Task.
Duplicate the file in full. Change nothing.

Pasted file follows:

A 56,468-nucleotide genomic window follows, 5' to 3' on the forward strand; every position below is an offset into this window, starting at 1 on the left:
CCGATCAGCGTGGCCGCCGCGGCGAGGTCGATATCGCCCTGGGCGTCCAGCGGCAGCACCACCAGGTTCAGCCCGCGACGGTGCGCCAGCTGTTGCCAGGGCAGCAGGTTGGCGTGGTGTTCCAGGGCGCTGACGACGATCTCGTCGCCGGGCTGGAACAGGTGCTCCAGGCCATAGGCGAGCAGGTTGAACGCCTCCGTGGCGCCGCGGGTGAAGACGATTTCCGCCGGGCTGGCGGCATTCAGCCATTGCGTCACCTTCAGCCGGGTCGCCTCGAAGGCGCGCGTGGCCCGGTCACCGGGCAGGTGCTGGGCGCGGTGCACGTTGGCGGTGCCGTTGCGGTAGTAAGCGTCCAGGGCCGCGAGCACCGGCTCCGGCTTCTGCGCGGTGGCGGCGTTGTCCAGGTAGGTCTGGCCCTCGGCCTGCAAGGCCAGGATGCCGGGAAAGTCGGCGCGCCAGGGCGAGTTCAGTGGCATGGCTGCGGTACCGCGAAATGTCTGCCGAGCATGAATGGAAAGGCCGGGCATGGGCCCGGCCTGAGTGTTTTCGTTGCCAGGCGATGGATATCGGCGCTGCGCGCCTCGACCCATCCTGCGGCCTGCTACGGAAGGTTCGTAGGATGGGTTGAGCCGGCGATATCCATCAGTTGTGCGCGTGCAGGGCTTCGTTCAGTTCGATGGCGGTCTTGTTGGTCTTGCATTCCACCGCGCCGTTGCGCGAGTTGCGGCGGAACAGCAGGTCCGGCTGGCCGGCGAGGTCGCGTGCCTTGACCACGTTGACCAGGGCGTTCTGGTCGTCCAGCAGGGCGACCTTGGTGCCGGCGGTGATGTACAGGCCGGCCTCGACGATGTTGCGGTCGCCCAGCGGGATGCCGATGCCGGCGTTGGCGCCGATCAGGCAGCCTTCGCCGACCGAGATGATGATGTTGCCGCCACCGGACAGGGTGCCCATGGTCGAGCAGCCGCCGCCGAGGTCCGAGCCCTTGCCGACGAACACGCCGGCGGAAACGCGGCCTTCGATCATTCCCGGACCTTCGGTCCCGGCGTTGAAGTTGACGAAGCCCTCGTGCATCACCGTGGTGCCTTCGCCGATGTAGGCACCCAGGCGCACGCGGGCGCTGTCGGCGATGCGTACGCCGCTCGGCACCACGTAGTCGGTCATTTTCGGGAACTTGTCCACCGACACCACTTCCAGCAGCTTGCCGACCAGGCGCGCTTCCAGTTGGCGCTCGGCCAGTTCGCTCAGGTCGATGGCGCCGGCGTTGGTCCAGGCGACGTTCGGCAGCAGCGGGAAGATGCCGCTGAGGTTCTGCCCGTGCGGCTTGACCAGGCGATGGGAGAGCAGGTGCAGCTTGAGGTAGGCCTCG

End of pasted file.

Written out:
A 56,468-nucleotide genomic window follows, 5' to 3' on the forward strand; every position below is an offset into this window, starting at 1 on the left:
CCGATCAGCGTGGCCGCCGCGGCGAGGTCGATATCGCCCTGGGCGTCCAGCGGCAGCACCACCAGGTTCAGCCCGCGACGGTGCGCCAGCTGTTGCCAGGGCAGCAGGTTGGCGTGGTGTTCCAGGGCGCTGACGACGATCTCGTCGCCGGGCTGGAACAGGTGCTCCAGGCCATAGGCGAGCAGGTTGAACGCCTCCGTGGCGCCGCGGGTGAAGACGATTTCCGCCGGGCTGGCGGCATTCAGCCATTGCGTCACCTTCAGCCGGGTCGCCTCGAAGGCGCGCGTGGCCCGGTCACCGGGCAGGTGCTGGGCGCGGTGCACGTTGGCGGTGCCGTTGCGGTAGTAAGCGTCCAGGGCCGCGAGCACCGGCTCCGGCTTCTGCGCGGTGGCGGCGTTGTCCAGGTAGGTCTGGCCCTCGGCCTGCAAGGCCAGGATGCCGGGAAAGTCGGCGCGCCAGGGCGAGTTCAGTGGCATGGCTGCGGTACCGCGAAATGTCTGCCGAGCATGAATGGAAAGGCCGGGCATGGGCCCGGCCTGAGTGTTTTCGTTGCCAGGCGATGGATATCGGCGCTGCGCGCCTCGACCCATCCTGCGGCCTGCTACGGAAGGTTCGTAGGATGGGTTGAGCCGGCGATATCCATCAGTTGTGCGCGTGCAGGGCTTCGTTCAGTTCGATGGCGGTCTTGTTGGTCTTGCATTCCACCGCGCCGTTGCGCGAGTTGCGGCGGAACAGCAGGTCCGGCTGGCCGGCGAGGTCGCGTGCCTTGACCACGTTGACCAGGGCGTTCTGGTCGTCCAGCAGGGCGACCTTGGTGCCGGCGGTGATGTACAGGCCGGCCTCGACGATGTTGCGGTCGCCCAGCGGGATGCCGATGCCGGCGTTGGCGCCGATCAGGCAGCCTTCGCCGACCGAGATGATGATGTTGCCGCCACCGGACAGGGTGCCCATGGTCGAGCAGCCGCCGCCGAGGTCCGAGCCCTTGCCGACGAACACGCCGGCGGAAACGCGGCCTTCGATCATTCCCGGACCTTCGGTCCCGGCGTTGAAGTTGACGAAGCCCTCGTGCATCACCGTGGTGCCTTCGCCGATGTAGGCACCCAGGCGCACGCGGGCGCTGTCGGCGATGCGTACGCCGCTCGGCACCACGTAGTCGGTCATTTTCGGGAACTTGTCCACCGACACCACTTCCAGCAGCTTGCCGACCAGGCGCGCTTCCAGTTGGCGCTCGGCCAGTTCGCTCAGGTCGATGGCGCCGGCGTTGGTCCAGGCGACGTTCGGCAGCAGCGGGAAGATGCCGCTGAGGTTCTGCCCGTGCGGCTTGACCAGGCGATGGGAGAGCAGGTGCAGCTTGAGGTAGGCCTCG